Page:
If A Woman On A Train Tells You Not To Touch Her, Run!

The Waseda International Club put together an excellent presentation for new students, followed (of course) by a party in the cafeteria. Most of the content was pretty interesting, but my favorite was the section on sexual harassment. The topic at hand really wasn't funny at all, but the way it was presented made it hilarious.

I didn't think to photograph the slides, so you'll have to imagine this.

Setting: our protagonist ボッブ(bob), who has just visited Harajuku and Shinjuku, is on his way home on the train.
-[Sketch: a elementary sketch of a woman on a train. A speech bubble reads, "DON'T TOUCH ME!"]

Next slide: "Why did the woman say 'Don't Touch Me?"
(The presentation has been in the form of a quiz so far, so the question doesn't seem that out of the ordinary)

Next slide: answer choices
"Choice 1: Bob touched the woman."
"Choice 2: The woman pretended Bob touched her so she could get the money."
(I don't think the students ran their translations by an English speaker)

Here we pause, as a student explains to us that women sometimes accuse men of sexual harassment in order to extract money from them. Sexual harassment charges are difficult and expensive to fight, so men are often left with no choice.

Next Slide:
-"What should we do to avoid this situation?"
-"Choice 1: Attach your hands to a strap so everyone can see them" (presumably, the handholds on the train)
"Choice 2: Don't stand near women"

There was no "Choice 3: Champion education for both genders, stressing that while sexual harassment is a serious problem in Japanese society, frivolous claims do nothing but cheapen real assertions of harassment, hurting women in the long run." Hmm. They weren't too clear on which choice was the better one; the presenters seemed to think that either was a pretty good idea.

Next Slide:
"What should we do if a woman says "Don't Touch Me!" ?

Next Slide:
-"Choice 1: Settle out of court (ie give her the money demanded)"
-"Choice 2: Run!"

I expected to hear that the right choice would be to ask witnesses for help, to immediately go to the nearest police officer to explain the situation, so note the time and place to retrieve security camera footage, or something along those lines. Nope. According to the presenters, and apparently according to a general consenses of Japanse civil attorneys, the best course of action is to run away as fast as you possibly can. The presentation ended here, which was really the best part. I don't think I've ever seen a presentation on sexual harassment that matter-of-factly concluded that women will try to extort money from you by claiming you groped them, that there's no way to reasonably avoid or diffuse the situation, and that if it happens, you should probably run.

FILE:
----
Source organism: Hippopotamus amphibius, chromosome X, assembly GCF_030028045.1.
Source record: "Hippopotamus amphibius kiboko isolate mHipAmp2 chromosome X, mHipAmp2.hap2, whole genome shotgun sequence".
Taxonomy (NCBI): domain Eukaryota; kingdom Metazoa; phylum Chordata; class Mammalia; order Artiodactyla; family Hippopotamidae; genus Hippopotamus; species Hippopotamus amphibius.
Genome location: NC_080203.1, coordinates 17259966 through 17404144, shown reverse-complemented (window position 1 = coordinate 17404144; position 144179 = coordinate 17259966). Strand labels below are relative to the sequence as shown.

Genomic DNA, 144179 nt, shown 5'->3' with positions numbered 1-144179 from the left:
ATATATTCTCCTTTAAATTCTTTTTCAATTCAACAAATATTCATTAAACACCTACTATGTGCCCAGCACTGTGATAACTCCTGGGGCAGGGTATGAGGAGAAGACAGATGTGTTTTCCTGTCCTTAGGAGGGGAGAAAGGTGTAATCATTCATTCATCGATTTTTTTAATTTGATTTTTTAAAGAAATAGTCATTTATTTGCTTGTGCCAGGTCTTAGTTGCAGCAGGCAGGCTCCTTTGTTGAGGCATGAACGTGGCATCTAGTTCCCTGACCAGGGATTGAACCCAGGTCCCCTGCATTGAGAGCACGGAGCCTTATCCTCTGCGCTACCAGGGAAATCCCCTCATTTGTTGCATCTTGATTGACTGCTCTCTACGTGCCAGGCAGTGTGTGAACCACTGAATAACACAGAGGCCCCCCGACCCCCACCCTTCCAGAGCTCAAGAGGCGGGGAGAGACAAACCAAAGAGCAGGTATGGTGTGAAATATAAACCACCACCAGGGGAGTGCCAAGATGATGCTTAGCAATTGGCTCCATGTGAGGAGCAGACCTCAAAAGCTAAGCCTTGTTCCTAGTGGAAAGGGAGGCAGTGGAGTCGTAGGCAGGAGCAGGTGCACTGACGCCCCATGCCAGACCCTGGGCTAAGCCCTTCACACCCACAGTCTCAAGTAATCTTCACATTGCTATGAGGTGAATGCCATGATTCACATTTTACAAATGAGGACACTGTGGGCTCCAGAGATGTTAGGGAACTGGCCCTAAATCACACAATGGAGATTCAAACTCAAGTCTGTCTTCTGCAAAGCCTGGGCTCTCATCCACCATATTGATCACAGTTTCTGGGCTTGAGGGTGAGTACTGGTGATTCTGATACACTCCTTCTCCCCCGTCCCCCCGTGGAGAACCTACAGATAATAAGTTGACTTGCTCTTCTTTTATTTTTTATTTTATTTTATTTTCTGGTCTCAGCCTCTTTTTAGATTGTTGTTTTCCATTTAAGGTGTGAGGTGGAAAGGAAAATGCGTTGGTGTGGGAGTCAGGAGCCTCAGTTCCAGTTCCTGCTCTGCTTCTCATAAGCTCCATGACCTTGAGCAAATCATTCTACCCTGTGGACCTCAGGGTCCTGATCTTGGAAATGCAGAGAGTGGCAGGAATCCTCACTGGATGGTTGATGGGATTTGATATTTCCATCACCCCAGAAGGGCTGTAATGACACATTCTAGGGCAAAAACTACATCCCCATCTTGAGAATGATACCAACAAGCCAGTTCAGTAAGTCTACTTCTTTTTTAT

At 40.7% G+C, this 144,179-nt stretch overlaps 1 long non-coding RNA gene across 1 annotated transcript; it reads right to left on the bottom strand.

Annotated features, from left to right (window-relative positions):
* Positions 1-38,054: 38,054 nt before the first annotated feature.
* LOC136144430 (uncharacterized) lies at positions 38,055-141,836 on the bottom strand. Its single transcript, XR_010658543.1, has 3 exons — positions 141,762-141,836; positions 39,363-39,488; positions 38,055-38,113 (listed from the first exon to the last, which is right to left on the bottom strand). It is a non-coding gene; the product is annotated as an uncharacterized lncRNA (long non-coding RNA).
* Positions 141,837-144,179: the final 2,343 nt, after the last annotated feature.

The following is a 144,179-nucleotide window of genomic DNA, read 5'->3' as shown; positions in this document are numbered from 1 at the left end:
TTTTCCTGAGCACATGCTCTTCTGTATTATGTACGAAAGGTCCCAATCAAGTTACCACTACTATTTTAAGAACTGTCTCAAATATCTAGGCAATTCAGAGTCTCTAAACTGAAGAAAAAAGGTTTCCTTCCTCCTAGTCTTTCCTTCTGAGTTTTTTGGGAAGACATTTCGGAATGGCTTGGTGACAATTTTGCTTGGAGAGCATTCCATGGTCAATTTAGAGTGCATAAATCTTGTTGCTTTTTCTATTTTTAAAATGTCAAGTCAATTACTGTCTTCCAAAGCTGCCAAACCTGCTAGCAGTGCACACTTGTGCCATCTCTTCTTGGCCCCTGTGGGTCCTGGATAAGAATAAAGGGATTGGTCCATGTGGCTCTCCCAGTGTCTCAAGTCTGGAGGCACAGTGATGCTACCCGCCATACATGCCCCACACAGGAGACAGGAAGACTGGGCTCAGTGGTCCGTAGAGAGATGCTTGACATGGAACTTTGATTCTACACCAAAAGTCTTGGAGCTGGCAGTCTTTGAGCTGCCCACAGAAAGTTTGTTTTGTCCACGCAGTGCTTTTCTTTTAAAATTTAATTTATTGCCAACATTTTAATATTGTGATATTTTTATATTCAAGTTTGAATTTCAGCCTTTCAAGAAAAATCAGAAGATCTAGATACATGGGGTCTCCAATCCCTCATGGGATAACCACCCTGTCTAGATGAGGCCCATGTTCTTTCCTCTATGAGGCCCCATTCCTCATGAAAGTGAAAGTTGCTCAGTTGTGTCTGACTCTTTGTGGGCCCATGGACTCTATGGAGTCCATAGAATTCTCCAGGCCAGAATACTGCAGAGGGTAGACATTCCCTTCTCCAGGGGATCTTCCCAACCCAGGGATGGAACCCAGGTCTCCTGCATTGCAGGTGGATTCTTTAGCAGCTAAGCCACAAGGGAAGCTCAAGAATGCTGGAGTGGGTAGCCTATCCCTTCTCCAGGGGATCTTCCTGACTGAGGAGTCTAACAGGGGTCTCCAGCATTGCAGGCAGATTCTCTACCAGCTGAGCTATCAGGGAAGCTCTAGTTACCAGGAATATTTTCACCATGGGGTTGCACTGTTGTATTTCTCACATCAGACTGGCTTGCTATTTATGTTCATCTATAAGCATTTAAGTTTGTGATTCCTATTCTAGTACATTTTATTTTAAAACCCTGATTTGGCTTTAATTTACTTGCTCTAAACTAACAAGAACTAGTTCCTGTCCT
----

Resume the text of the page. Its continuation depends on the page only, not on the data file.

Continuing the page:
It was followed by a short presentation on the various turn-ons of Japanse guys and girls. If you're trying to pick one up, try the following:

-Pulling his sleeve as he walks away
-Calling him "Baka (idiot)" or "Usotsuki (liar)"
-Asking him what he's reading
-Feeding him

-Rolling up your sleeves
-Loosening your tie
-Backing up the car by turning your head to look through the rear window, turning the wheel with one hand, and bracing your other against the back of the passenger seat. I can confirm this one; the first time I drove a past Japanese girlfriend downtown, I started parking like I usually do, with two hands on the wheel, using my mirrors. She let me know that I was missing a major turn-on opportunity, and explained the exact method they showed in the presentation. I thought she just had some sort of odd fetish for particular methods of backing cars up, but I guess it's a universal thing across Japanese women.